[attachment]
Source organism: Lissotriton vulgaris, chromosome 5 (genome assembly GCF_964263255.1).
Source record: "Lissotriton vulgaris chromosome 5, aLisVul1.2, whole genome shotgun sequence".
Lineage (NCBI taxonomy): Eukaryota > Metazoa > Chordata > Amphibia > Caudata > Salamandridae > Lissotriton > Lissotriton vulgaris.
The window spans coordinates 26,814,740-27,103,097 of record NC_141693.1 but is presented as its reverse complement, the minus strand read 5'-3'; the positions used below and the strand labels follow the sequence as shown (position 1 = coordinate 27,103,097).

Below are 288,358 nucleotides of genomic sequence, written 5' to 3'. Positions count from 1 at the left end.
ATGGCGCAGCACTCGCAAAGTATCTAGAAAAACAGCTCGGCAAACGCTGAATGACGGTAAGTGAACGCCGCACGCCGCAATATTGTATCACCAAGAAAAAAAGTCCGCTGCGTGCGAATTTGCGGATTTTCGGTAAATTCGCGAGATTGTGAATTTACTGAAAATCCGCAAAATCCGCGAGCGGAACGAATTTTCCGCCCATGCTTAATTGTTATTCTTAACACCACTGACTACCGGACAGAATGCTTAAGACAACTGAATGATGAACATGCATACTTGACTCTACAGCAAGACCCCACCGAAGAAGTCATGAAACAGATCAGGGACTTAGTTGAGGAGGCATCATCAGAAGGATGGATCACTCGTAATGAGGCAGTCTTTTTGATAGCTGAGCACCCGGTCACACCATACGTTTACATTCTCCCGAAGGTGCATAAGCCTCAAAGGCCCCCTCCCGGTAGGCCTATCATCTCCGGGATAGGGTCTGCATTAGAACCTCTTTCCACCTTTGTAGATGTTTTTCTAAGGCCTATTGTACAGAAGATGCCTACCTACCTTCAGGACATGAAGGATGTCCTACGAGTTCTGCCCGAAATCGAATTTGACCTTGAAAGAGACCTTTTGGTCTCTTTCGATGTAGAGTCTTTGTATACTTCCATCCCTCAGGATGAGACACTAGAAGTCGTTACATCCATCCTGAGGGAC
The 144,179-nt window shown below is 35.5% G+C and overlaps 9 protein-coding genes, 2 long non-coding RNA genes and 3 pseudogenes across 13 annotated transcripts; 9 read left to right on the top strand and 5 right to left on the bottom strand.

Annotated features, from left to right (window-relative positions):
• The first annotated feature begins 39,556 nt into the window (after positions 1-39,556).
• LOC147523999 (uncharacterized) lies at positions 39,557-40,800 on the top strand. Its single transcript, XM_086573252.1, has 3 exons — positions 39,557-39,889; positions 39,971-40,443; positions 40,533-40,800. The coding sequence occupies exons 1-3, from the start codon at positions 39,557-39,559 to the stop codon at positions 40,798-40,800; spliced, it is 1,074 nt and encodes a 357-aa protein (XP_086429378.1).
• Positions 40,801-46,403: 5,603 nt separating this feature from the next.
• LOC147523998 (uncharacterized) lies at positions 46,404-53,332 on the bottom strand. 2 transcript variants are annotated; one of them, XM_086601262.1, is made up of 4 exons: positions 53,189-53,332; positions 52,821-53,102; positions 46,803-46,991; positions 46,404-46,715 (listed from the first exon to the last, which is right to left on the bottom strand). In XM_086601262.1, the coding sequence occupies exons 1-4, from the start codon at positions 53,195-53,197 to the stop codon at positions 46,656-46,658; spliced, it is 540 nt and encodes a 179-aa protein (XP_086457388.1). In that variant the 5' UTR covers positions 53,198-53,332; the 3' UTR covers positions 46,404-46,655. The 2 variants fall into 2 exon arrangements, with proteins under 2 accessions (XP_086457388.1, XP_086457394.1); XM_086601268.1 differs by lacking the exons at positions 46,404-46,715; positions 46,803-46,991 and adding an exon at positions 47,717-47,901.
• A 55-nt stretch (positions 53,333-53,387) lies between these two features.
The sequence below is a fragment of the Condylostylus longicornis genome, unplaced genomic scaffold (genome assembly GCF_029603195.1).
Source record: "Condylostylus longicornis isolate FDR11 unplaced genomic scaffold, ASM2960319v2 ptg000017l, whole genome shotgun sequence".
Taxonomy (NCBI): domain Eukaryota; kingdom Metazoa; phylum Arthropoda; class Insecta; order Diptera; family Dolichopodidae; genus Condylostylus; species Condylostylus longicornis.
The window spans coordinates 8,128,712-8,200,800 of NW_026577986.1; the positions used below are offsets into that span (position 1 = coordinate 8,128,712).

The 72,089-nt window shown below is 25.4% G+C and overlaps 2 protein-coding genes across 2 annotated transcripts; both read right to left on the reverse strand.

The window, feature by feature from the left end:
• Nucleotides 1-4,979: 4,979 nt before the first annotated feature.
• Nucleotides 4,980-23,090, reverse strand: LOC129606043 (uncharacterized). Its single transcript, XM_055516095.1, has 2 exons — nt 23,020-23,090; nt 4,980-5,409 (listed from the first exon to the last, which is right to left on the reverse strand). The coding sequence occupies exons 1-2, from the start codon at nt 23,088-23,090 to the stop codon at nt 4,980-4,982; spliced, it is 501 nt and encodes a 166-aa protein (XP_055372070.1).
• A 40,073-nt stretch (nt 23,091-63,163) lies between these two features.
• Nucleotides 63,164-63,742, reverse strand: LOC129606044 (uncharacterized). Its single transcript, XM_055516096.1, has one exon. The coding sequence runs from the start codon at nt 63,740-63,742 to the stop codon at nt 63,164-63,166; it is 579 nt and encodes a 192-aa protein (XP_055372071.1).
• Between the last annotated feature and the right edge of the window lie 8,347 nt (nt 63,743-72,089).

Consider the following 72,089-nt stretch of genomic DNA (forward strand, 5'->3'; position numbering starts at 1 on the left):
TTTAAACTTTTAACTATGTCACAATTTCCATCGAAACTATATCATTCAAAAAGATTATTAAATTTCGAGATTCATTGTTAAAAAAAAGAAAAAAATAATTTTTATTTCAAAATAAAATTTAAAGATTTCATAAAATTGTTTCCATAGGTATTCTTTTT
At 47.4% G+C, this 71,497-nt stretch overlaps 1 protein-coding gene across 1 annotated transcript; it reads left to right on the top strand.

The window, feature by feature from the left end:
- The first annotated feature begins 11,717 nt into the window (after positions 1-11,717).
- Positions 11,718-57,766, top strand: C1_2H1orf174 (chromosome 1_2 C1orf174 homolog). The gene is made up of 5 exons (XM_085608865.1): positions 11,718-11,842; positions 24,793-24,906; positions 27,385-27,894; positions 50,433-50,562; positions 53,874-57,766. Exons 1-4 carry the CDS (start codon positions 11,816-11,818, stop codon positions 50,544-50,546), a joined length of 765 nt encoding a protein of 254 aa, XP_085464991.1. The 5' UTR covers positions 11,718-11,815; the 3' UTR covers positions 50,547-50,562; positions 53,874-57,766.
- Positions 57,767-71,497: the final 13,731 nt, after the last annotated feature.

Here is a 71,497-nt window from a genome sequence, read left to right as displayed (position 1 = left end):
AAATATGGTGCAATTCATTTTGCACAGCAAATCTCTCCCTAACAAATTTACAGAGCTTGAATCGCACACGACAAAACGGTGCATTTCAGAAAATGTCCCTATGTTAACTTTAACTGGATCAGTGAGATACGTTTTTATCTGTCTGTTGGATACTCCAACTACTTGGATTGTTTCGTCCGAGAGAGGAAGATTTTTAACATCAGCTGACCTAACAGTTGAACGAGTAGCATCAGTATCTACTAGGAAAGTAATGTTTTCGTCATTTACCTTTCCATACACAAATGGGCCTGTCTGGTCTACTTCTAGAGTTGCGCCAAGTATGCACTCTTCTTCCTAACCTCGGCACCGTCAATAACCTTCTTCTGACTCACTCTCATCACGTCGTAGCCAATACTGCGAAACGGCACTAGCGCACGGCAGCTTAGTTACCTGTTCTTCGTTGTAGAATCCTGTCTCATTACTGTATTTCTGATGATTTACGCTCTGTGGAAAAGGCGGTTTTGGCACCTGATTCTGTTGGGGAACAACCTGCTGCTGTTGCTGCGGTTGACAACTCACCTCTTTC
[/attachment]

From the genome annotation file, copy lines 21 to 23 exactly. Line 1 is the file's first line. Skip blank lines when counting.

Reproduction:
• Nucleotides 4,980-23,090, reverse strand: LOC129606043 (uncharacterized). Its single transcript, XM_055516095.1, has 2 exons — nt 23,020-23,090; nt 4,980-5,409 (listed from the first exon to the last, which is right to left on the reverse strand). The coding sequence occupies exons 1-2, from the start codon at nt 23,088-23,090 to the stop codon at nt 4,980-4,982; spliced, it is 501 nt and encodes a 166-aa protein (XP_055372070.1).
• A 40,073-nt stretch (nt 23,091-63,163) lies between these two features.
• Nucleotides 63,164-63,742, reverse strand: LOC129606044 (uncharacterized). Its single transcript, XM_055516096.1, has one exon. The coding sequence runs from the start codon at nt 63,740-63,742 to the stop codon at nt 63,164-63,166; it is 579 nt and encodes a 192-aa protein (XP_055372071.1).